ARTS ATL: Is this your most autobiographical album?
Kinney: I don’t know that this is my most autobiographical. I think they all are pretty real. This one is topical [with songs] like “Free Ain’t Free.” There are a few songs on here from the 9/11 sessions. We started recording an album on September 10, 2001. One of those [songs] was called “Spies.” Since the climate of America wasn’t right to put out a song with lyrics “I’m a spy for the underground,” I put that one on the shelf. I’ll say it’s my most self-confrontational album. I’m confronting a lot of things I’ve been avoiding. There’s a song called “Song for Me” that I open up my folk shows with to quiet the crowd down. The chorus is “This song’s for me. / If you want to, you can listen.” That’s what this record shares with people too.
ARTS ATL: You play solo acoustic shows in addition to the electric ones with the band. Which do you prefer?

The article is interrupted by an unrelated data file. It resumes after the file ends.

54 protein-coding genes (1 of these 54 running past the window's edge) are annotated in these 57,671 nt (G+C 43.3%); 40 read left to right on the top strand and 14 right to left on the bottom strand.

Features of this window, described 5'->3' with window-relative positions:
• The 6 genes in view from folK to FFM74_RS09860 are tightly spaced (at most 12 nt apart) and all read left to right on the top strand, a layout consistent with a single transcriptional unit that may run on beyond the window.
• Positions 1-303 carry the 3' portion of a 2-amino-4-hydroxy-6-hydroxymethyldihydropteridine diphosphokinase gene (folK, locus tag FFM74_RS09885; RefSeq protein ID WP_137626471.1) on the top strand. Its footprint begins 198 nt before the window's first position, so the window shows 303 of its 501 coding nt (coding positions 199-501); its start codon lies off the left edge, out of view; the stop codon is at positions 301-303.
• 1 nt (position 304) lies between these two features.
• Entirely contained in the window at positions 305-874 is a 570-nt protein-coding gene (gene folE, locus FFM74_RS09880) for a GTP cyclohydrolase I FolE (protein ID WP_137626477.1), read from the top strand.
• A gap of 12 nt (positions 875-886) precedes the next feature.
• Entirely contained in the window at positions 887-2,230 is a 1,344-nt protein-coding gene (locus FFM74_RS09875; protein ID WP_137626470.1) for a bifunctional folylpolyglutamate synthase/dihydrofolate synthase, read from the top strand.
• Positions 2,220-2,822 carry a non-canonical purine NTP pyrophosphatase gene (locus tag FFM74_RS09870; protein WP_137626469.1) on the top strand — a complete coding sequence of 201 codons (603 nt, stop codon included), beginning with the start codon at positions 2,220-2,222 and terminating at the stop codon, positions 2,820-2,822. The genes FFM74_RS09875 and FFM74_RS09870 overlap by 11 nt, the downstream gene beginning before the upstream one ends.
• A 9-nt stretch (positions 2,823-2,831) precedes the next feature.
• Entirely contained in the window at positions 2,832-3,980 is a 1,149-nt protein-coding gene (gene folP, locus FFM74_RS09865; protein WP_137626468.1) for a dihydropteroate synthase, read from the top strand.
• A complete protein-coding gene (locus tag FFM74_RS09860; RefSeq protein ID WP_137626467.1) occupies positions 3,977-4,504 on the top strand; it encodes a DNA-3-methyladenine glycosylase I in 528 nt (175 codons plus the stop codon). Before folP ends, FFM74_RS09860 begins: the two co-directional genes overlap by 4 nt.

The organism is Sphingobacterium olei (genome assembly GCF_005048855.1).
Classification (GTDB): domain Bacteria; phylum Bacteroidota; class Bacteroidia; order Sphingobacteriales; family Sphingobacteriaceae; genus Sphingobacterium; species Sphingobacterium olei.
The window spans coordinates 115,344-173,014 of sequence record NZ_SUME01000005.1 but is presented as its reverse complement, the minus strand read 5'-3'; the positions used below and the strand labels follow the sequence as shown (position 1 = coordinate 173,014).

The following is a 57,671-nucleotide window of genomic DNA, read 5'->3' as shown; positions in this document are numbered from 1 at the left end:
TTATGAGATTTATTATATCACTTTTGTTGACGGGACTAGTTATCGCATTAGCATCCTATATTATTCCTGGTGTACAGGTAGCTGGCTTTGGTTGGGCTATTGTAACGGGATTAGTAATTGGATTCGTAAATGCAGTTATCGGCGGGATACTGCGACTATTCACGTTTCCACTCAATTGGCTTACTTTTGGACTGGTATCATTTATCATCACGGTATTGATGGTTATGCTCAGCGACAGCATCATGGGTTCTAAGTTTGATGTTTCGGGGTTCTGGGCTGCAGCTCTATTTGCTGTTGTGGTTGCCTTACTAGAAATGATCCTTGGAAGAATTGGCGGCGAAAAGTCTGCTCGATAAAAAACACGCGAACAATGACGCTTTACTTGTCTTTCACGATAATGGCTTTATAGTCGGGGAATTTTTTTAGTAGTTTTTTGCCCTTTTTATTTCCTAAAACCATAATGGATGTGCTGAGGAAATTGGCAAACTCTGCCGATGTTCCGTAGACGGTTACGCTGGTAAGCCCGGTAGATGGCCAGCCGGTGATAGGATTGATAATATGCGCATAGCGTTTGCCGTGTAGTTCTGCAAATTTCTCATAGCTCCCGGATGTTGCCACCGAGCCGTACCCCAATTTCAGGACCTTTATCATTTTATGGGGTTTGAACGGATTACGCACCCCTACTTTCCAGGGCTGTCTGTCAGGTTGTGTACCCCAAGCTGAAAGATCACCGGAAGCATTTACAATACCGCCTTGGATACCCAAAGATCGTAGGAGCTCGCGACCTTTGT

Kinney: I prefer the band right now because I’m totally out of practice. I’m so painfully shy and introverted and avoid social situations. I don’t go out very much. The solo thing is tough. It’s like comedians practicing stand-up. You can’t just get up there and do it. With a rock ‘n’ roll band show, if people aren’t hip to it or have other things to do, I don’t care because I got this army, this tornado of sound, behind me, and we’re just going to have fun. So I don’t take it personally with the band.
ARTS ATL: Do you see current comparisons to the Atlanta scene you were a part of when Drivin N Cryin started in the mid-’80s?
Kinney: Oh absolutely, yeah. I think the DIY scene is very close to where Drivin N Cryin and Uncle Green was in ’86. We were all best friends. I don’t know what the rap scene is like. That’s a whole new huge side of the world. It’s hard to keep up with all the new music coming out of that.
ARTS ATL: Your new album has great energy.
Kinney: If the band is happy like we are, it’s going to come across. We’ve accepted the fact that we’ve created our own world. We’ve been working, trying with iTunes to get Southern rock out of our description. I don’t know where we fit.
ARTS ATL: Do you have any advice for new bands starting out?
Kinney: Always play every show like it’s your first and your last.